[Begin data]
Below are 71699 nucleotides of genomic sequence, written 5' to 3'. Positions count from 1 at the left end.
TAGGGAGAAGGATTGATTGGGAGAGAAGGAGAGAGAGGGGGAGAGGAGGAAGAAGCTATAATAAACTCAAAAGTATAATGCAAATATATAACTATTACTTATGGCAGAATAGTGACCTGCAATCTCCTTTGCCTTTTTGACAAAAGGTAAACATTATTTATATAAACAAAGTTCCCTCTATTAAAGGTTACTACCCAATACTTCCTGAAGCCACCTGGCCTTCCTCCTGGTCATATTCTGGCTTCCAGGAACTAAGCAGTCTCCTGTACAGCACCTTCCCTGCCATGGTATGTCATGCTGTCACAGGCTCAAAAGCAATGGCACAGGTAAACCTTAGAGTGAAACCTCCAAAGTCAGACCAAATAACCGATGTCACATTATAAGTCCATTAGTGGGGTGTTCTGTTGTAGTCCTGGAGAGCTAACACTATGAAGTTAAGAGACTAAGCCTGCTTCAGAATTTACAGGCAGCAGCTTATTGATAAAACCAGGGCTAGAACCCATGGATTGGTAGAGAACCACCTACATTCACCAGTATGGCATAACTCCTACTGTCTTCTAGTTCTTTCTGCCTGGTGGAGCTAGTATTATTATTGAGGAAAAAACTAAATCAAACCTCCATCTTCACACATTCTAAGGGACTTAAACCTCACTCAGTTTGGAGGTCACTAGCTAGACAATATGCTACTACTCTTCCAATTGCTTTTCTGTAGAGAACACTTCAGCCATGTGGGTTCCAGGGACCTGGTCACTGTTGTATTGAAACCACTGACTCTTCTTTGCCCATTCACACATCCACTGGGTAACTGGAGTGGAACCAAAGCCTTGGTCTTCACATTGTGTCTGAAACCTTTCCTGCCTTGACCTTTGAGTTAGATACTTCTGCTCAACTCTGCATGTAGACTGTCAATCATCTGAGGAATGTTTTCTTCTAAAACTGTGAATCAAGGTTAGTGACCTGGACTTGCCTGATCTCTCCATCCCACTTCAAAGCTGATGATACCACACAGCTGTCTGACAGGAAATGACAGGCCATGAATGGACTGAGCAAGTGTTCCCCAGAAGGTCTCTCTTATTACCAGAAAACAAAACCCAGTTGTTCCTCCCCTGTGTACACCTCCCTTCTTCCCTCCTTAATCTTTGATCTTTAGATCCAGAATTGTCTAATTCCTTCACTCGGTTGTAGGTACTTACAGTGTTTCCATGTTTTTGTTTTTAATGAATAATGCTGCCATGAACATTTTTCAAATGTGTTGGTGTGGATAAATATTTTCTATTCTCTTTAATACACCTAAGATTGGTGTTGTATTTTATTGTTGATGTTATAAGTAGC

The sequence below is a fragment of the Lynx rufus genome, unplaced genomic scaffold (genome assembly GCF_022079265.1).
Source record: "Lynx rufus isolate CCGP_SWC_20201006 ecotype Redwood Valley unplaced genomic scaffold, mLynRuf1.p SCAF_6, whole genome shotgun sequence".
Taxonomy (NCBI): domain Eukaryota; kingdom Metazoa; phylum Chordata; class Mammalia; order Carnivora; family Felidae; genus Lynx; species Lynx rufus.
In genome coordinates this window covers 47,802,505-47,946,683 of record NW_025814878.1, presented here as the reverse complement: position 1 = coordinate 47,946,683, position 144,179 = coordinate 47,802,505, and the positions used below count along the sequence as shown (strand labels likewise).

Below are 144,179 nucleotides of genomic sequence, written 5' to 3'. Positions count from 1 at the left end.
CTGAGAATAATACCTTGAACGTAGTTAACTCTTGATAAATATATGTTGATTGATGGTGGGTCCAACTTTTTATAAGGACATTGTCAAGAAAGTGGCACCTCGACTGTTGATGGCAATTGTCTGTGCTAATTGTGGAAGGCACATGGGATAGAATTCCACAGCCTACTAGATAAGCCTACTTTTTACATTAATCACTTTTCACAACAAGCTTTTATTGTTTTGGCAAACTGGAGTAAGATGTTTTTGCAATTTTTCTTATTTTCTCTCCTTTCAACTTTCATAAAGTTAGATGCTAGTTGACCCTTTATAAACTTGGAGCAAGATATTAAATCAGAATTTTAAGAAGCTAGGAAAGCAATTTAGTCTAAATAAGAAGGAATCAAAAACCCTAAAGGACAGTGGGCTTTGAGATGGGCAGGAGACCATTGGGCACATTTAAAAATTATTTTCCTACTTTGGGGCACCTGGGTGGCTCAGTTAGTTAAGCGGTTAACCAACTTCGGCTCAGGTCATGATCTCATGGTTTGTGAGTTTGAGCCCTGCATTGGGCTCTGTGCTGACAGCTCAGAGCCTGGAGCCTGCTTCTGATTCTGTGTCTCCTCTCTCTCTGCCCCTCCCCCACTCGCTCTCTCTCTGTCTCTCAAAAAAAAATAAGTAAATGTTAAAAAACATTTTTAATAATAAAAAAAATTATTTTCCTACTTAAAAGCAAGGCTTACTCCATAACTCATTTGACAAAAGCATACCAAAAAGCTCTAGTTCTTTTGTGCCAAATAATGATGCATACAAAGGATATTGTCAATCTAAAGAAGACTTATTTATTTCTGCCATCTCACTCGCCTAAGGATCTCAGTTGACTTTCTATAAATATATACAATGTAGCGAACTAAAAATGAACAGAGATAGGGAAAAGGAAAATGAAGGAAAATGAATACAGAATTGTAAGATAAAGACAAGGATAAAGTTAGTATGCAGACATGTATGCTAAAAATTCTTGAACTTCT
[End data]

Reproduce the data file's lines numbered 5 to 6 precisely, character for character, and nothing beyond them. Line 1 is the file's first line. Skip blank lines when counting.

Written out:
Taxonomy (NCBI): domain Eukaryota; kingdom Metazoa; phylum Chordata; class Mammalia; order Carnivora; family Felidae; genus Lynx; species Lynx rufus.
In genome coordinates this window covers 47,802,505-47,946,683 of record NW_025814878.1, presented here as the reverse complement: position 1 = coordinate 47,946,683, position 144,179 = coordinate 47,802,505, and the positions used below count along the sequence as shown (strand labels likewise).